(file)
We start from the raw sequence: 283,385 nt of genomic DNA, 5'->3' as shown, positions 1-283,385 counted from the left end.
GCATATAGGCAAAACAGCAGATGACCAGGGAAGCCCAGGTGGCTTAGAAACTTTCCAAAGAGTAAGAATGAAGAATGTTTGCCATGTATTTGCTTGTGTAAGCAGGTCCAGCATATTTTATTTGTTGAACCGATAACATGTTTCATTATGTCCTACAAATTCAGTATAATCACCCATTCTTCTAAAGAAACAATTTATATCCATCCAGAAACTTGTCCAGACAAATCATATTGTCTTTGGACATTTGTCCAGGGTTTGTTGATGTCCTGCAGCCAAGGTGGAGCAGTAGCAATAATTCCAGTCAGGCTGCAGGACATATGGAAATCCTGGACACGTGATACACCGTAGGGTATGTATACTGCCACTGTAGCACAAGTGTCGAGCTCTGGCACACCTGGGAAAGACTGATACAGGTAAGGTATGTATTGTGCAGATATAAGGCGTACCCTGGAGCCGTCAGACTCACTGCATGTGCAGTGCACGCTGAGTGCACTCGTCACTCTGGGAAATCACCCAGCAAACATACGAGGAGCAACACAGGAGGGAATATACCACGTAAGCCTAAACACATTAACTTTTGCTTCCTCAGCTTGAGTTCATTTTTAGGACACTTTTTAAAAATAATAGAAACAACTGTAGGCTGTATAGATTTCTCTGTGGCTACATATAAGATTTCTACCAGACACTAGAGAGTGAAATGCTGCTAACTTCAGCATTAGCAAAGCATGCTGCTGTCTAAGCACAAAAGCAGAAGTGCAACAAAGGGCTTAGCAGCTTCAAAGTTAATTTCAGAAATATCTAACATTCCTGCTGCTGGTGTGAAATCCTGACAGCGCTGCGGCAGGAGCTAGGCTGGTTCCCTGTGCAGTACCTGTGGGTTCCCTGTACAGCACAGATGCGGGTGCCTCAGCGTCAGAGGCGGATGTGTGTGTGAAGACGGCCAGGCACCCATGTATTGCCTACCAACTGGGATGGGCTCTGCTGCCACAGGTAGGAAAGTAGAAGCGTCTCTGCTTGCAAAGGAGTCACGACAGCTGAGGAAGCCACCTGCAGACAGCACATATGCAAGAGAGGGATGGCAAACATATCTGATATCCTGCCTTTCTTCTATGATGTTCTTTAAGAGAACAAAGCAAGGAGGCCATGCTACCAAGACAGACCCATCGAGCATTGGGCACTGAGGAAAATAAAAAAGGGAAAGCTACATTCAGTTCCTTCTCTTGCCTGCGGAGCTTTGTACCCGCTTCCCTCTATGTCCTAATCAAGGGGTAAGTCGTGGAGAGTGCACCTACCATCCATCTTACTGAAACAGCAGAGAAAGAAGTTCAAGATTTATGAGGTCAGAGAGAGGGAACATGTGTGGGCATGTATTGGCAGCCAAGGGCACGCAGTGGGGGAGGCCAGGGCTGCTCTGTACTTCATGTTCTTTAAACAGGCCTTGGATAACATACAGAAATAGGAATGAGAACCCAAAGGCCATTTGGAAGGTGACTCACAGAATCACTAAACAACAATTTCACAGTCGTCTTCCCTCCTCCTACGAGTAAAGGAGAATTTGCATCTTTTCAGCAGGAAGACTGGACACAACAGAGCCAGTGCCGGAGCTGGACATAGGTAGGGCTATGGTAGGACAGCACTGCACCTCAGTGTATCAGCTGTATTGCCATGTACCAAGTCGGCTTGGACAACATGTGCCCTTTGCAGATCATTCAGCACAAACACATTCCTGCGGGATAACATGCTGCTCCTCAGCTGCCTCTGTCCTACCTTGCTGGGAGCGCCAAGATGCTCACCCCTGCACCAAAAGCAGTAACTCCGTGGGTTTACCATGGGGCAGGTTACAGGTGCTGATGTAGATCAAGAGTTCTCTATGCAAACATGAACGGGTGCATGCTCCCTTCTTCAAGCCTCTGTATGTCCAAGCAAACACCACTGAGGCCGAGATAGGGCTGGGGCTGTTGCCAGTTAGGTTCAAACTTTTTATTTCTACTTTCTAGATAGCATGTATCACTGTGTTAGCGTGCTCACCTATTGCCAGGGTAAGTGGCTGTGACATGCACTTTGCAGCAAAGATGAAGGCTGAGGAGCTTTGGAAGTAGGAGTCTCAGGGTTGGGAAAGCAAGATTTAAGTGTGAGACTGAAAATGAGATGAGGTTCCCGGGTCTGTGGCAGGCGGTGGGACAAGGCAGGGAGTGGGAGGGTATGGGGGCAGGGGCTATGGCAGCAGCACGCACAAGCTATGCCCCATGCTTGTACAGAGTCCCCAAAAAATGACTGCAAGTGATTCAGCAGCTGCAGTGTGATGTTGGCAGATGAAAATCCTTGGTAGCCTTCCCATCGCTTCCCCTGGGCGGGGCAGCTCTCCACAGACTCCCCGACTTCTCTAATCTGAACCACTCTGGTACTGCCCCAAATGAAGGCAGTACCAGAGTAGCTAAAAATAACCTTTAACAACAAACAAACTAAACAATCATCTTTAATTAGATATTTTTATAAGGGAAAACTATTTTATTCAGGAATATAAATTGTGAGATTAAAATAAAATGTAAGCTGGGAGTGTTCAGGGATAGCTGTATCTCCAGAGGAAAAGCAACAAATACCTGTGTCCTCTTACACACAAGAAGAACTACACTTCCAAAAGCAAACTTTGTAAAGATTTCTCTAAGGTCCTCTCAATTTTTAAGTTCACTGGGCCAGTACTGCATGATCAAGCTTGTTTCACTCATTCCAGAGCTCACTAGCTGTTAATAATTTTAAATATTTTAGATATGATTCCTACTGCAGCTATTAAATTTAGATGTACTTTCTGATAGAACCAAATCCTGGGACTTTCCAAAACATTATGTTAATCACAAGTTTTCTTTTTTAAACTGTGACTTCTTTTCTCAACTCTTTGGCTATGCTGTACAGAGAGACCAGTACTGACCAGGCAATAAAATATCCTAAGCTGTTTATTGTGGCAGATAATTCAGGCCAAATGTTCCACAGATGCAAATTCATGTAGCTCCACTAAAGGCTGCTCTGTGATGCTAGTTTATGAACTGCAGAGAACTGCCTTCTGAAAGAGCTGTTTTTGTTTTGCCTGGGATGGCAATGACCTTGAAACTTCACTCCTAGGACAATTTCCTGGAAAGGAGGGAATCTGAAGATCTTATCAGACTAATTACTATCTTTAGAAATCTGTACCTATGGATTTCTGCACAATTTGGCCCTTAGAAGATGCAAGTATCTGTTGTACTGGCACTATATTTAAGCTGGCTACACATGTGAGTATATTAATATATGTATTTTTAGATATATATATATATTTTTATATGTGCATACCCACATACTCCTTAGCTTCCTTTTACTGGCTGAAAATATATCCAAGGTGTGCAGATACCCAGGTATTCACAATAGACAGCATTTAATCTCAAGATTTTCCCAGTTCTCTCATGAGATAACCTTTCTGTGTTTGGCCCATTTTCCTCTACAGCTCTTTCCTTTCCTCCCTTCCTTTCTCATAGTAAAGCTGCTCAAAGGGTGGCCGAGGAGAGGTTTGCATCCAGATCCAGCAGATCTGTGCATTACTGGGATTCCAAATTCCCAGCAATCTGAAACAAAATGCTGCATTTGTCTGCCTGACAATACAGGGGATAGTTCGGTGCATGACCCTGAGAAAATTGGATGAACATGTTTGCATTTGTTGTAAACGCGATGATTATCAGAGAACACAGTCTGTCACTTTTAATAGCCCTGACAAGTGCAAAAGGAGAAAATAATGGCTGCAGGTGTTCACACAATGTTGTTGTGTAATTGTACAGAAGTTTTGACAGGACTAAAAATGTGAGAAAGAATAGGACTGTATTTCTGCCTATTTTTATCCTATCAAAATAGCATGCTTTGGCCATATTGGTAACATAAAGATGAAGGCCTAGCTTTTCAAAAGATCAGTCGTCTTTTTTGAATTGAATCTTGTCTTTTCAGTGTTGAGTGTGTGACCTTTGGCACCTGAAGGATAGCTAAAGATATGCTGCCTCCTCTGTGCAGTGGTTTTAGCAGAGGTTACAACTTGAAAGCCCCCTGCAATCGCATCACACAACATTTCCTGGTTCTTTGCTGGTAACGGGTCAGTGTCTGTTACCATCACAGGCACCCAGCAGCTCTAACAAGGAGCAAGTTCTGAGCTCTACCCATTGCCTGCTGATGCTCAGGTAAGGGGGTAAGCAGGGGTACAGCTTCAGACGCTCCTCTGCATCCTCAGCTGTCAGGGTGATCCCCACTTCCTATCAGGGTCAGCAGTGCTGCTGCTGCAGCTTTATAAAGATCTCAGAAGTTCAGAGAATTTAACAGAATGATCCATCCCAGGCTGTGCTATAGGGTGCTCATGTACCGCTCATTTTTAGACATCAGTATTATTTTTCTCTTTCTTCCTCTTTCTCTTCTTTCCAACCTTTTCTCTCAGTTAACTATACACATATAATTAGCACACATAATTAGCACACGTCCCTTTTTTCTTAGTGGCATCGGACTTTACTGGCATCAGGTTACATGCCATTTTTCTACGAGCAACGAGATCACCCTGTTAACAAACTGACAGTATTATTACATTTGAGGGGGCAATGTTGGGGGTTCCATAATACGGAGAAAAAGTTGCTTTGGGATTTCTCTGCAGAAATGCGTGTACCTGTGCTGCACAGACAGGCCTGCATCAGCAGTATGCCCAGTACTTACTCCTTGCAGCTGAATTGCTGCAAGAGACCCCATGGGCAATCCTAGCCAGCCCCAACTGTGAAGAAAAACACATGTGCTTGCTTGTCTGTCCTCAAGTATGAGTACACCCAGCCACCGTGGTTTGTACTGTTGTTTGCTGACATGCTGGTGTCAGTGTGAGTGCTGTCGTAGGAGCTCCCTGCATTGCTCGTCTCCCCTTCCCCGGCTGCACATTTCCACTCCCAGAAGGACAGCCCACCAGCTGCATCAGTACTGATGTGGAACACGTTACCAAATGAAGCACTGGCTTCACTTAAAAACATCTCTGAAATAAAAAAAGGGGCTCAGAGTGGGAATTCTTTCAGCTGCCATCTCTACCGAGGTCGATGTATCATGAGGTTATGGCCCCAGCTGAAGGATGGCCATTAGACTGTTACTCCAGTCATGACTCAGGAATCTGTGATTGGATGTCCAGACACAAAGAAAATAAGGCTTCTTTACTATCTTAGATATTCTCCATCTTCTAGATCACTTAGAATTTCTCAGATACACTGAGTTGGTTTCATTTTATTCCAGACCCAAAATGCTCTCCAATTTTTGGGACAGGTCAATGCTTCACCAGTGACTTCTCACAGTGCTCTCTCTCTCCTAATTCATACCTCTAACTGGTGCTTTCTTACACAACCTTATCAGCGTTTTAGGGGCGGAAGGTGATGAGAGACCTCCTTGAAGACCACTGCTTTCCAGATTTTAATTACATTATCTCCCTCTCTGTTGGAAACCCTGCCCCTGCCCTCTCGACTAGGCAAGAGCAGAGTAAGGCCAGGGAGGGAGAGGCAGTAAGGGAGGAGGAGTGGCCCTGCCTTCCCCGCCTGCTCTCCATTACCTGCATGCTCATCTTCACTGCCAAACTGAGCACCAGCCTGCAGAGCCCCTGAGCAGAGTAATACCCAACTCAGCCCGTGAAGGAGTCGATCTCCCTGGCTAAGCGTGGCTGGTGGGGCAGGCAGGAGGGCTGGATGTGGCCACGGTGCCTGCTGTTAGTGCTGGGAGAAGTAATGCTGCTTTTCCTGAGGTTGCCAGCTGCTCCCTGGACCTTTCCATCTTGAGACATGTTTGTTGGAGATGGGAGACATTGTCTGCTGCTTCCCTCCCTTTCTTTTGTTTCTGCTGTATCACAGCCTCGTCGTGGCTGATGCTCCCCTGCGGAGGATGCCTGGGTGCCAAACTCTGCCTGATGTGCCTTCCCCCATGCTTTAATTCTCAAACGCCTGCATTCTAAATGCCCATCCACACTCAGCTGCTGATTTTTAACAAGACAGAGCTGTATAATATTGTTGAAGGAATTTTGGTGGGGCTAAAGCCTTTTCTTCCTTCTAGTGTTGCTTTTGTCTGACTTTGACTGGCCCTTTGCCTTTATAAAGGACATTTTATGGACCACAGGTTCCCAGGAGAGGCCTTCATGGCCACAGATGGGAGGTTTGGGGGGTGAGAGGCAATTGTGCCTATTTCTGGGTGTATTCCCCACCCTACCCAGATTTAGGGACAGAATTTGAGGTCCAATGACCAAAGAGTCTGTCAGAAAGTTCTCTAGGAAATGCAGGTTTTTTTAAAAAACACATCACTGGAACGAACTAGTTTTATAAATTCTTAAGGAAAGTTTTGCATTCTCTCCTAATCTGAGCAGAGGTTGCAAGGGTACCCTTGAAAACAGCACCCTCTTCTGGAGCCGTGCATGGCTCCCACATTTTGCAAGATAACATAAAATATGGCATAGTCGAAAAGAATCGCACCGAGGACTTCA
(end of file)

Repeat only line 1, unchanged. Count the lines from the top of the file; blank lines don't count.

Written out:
We start from the raw sequence: 283,385 nt of genomic DNA, 5'->3' as shown, positions 1-283,385 counted from the left end.